So. The taps have been in for 10 days.  10 days.  10 recipes.  Any bets on how many more days the taps will be in?  Because I’m running out of inspiration.  Ok, not really.  I still have numerous maple recipes to try out.  I think Grandma would be proud of my dedication to this March Maple Madness project.

Grandma watching the sap

Grandma watching the sap boil, once upon a time.

Sweet Potato Soup with Nutmeg, Maple Syrup and Bacon
2 tablespoons butter
1 cup chopped onion
2 celery stalks, chopped
1 garlic clove, chopped
5 cups sweet potatoes, cut into 1-inch pieces (1 – 2 pounds)
4 veggie broth
1 cinnamon stick
1/2 teaspoon ground nutmeg
1 1/2 cups half and half
2 tablespoons pure maple syrup
2 slices bacon, cooked and cut into 1/2″ pieces.

Cook bacon until just crispy.  Drain and set aside.  Cut into 1/2″ pieces.

Melt butter in large stock pot over medium-high heat. Add onion and sauté 5 minutes. Add chopped celery stalks and sauté until onion is translucent, about 5 minutes. Add garlic and sauté 2 minutes. Add sweet potatoes, veggie broth, cinnamon, and nutmeg and bring to boil. Reduce heat and simmer uncovered until potatoes are tender, about 20 minutes.

Remove cinnamon stick and discard. Working in batches, puree soup in blender until smooth. Return to pot. Add half and half and maple syrup and stir over medium-low heat to heat through.  Ladle into bowls and sprinkle bacon on top.  Salt and pepper to taste.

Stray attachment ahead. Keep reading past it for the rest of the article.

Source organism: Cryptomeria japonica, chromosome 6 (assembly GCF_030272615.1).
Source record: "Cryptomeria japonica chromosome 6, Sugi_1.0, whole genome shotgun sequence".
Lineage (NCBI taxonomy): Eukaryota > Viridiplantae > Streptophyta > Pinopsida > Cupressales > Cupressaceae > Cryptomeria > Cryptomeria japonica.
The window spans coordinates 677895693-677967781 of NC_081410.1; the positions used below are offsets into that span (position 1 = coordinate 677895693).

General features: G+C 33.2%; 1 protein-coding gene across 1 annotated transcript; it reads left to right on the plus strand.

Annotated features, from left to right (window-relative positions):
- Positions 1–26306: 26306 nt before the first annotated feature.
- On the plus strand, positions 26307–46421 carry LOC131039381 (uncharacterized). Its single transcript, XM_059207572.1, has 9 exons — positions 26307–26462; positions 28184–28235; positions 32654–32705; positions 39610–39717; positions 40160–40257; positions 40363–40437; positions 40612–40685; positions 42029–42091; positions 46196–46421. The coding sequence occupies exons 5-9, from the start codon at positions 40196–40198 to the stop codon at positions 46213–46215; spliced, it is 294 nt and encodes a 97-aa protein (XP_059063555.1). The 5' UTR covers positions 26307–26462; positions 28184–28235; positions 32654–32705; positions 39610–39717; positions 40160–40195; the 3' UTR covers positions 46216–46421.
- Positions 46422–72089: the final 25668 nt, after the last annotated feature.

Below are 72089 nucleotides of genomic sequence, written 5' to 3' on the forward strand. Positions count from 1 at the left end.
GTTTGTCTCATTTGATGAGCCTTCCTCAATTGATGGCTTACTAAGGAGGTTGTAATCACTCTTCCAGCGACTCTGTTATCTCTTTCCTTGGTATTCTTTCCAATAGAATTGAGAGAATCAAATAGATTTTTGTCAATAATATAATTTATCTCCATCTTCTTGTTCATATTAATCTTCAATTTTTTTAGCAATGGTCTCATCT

Sweet Potato Soup with Maple Syrup and Bacon

MMM Day 7: Maple Date Smoothie


I drove home to Wisconsin today to – guess what – help make syrup. The trees weren’t running today so there’s no sap to pick up, but hopefully after a good freeze tonight we’ll have plenty of sap tomorrow. With any luck, we’ll be able to do some cooking tomorrow evening!

If you don’t know how sap becomes syrup, I think this song by Pete Seeger sums up the process pretty well, especially the important detail that you need warm days and freezing nights (more on that tomorrow!).

In anticipation of tomorrow’s work, I think an energy drink might be in order. And what better fuel than maple syrup?

Maple Date Smoothie
1 small banana
small handful walnuts
3 or 4 whole dates (no pits!)
1 – 2 Tbsp. maple syrup
1/8 c. yogurt
1/4 c. milk

Blend all ingredients together and enjoy!

Maple Date Smoothie